Bragging Rights

Mike O’Neill is on a roll. At the Bacon Takedown, his Bourbon ice cream laced with crisp bits of brown honey-baked bacon won first place in the audience’s vote. At the Tofu Takedown, his ginger crusted tofu with sweet soy glaze came away with second place in that category, and placed third with the judges.

And tonight, pots and pans are strewn around the kitchen of his Red Hook apartment. He places bags of produce from the Borough Hall Greenmarket beside a bottle of sake and a sack of cannelloni rice like a casting director sizing up his actors. Although it’s two weeks away, he’s test-driving his entry for the Risotto Challenge. He scratches his chin-length chestnut hair in concentration and reaches for the radishes.

Cook-off fever has spread over Brooklyn like oil across a hot skillet and O’Neill, a 27-year-old freelance TV and film location scout, has been in it to win it since the beginning. In his first Chili Takedown (the original “Takedown” cook-off created by Matt Timms back in 2005), there were 15 contestants (including myself ) and about the same number of spectators. Since then similar amateur, bar-housed brouhahas have become increasingly frequent—and fervent.

Cook-off fever has spread over Brooklyn like oil across a hot skillet and O’Neill, a 27-year-old freelance TV and film location scout, has been in it to win it since the beginning. In his first Chili Takedown (the original “Takedown” cook-off created by Matt Timms back in 2005), there were 15 contestants (including myself ) and about the same number of spectators. Since then similar amateur, bar-housed brouhahas have become increasingly frequent—and fervent.

Contestants hungry for kitchen kudos put as much as $100 worth of ingredients—and several days over a hot stove—into their clever takes on the dish du jour. But seldom would the top prize even cover their costs. So what keeps the crowds coming back?

The potluck’s competitive cousin has a healthy history in America (and shows like Iron Chef and Top Chef delight the telly set). But while the hallmark foods of borough cook-offs—chili, casseroles, apple pie—kitchily riff on classic American cook-off categories, the Brooklyn incarnation of the cook-off is its own animal. At large national competitions like Pillsbury Bake-offs, as well as smaller, community-based barbecue brawls around the country, contenders are typically middle-age and the only vote that matters is the judges’. Here entry rules are limited at best, contestants are often in their 20s (aside from a certain Chili Takedown haunt in her 50s), and the audience vote is commonly coveted over judges’.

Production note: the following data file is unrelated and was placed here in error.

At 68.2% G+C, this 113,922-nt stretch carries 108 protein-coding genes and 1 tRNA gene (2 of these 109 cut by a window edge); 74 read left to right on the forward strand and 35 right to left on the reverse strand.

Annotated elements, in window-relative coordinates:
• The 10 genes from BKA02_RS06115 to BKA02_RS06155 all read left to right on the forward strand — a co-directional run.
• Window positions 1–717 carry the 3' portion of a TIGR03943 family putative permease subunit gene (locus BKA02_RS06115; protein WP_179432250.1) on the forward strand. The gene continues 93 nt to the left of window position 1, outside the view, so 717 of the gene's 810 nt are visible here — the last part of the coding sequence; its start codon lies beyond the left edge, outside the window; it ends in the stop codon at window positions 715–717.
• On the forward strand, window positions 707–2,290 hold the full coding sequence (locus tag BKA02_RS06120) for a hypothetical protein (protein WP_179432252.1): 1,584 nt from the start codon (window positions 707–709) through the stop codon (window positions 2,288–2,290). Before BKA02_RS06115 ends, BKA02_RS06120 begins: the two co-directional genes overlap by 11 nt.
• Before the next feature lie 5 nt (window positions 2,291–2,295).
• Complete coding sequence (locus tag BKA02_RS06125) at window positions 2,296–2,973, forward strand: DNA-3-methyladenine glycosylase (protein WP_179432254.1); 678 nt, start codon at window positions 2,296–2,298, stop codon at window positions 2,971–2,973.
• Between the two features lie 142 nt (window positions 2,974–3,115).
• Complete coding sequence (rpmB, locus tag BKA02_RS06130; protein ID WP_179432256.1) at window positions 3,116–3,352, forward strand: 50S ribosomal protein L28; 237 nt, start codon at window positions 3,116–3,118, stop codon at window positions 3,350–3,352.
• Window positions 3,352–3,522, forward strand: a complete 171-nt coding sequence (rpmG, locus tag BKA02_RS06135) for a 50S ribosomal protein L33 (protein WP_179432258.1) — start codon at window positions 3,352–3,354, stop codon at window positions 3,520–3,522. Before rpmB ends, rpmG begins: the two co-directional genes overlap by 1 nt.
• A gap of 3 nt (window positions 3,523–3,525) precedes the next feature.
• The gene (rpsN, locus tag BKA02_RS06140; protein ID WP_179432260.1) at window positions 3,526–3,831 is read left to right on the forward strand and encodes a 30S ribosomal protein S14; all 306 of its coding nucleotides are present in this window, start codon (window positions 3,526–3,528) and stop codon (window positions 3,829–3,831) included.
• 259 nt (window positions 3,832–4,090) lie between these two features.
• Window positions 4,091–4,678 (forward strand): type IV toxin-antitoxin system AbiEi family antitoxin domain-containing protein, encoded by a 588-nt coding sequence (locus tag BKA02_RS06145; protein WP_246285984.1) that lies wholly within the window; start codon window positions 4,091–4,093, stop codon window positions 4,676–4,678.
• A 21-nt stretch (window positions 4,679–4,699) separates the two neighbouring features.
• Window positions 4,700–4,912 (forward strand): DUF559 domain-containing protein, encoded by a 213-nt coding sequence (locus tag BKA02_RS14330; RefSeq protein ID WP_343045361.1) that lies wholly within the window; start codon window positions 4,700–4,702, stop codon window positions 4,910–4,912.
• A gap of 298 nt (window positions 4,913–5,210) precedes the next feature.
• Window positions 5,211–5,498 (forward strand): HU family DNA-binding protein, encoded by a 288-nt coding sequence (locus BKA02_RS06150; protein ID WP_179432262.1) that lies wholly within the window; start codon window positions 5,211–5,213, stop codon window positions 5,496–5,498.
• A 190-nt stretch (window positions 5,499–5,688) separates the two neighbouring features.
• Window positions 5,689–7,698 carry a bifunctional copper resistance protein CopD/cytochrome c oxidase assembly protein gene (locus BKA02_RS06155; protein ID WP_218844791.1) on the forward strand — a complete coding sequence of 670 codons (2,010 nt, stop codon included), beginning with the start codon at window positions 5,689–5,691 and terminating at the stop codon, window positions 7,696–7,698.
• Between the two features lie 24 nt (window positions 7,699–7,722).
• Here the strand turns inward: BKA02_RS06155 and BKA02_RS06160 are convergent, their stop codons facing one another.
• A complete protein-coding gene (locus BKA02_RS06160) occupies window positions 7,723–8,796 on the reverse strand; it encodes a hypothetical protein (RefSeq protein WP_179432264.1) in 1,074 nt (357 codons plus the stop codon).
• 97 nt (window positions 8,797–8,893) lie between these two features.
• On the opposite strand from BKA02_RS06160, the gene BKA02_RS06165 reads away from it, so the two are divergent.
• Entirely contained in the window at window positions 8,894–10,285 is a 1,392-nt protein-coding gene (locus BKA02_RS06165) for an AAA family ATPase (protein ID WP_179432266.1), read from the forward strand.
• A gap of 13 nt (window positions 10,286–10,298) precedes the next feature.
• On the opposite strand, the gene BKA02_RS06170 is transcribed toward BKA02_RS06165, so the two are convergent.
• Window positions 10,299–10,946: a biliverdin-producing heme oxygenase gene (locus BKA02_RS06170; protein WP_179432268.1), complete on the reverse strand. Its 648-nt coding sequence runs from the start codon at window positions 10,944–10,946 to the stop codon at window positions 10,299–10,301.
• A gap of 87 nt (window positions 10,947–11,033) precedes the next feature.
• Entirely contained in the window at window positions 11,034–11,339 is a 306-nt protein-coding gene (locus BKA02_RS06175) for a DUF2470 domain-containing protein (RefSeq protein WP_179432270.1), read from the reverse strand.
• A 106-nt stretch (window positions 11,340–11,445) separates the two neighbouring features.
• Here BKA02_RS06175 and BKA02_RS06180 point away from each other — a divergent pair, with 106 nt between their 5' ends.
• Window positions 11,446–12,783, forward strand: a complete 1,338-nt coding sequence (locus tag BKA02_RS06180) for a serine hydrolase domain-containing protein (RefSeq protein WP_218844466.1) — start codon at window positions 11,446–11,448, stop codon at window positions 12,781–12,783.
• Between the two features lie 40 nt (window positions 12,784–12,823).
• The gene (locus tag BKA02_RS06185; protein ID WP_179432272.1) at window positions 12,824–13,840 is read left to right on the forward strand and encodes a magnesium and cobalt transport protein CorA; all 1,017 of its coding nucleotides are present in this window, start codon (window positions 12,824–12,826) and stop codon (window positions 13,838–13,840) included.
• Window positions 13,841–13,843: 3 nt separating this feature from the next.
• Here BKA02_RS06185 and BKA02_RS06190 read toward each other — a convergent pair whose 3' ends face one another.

It all began innocently enough.

“Big vats of anything in your fridge are great when you’re broke,” recalls Timms of the genesis. “I was making chili every week, and couldn’t eat it all.” So in 2002, he began hosting chili parties in his home. He soon joined the International Chili Society, a sprawling organization that oversees “official” chili contests with strict rules for every event and entry, and in 2005 he held the first Chili Takedown at Bar Matchless in Greenpoint; 100 people packed the house to cheer on their friends and favorite chilis of the night. “I knew I was onto something,” Timms said.

Also in 2005, Jaime Eldredge, co-owner of the Greenpoint bar and restaurant Enid’s, went apple picking upstate with a carload of friends. On the ride back, they vowed to throw a contest at the restaurant to see whose apple pie reigned supreme. (“I love seeing how proud people are carrying in their pie,” says Maria Falgoust, 27, a librarian-and-part-time server at Enid’s who was on that fateful trip and has helped organize the bake-offs since, making trophies for winners and badges for judges).

Indeed the cook-off stars were aligning. That same year, the great minds at nearby Barcade bar in Williamsburg were thinking alike. Their first chili contest was among staff, and bar-goers sat in judgment. Since then they’ve opened the gates to the public, and crowds swelled so much that by its third induction last October, co-owners Paul Kermizian and Jon Miller decided to draw contestants from a box placed inside the bar for several weeks beforehand, not unlike lotteries for a spot in the marathon. “Otherwise we’d have 50 or 60 chilis,” Kermizian said.

Other once-casual cook-offs in the borough have experienced similar spikes as each competition grows more sophisticated—and more crowded. Standing atop a concrete divider in the patio of Union Pool in May, Harry Rosenblum, proprietor of the Brooklyn Kitchen in Williamsburg, regaled the attendees of the store’s third annual cupcake cook-off with stats: “The first year we had about 15 contestants. The second year, we had 30.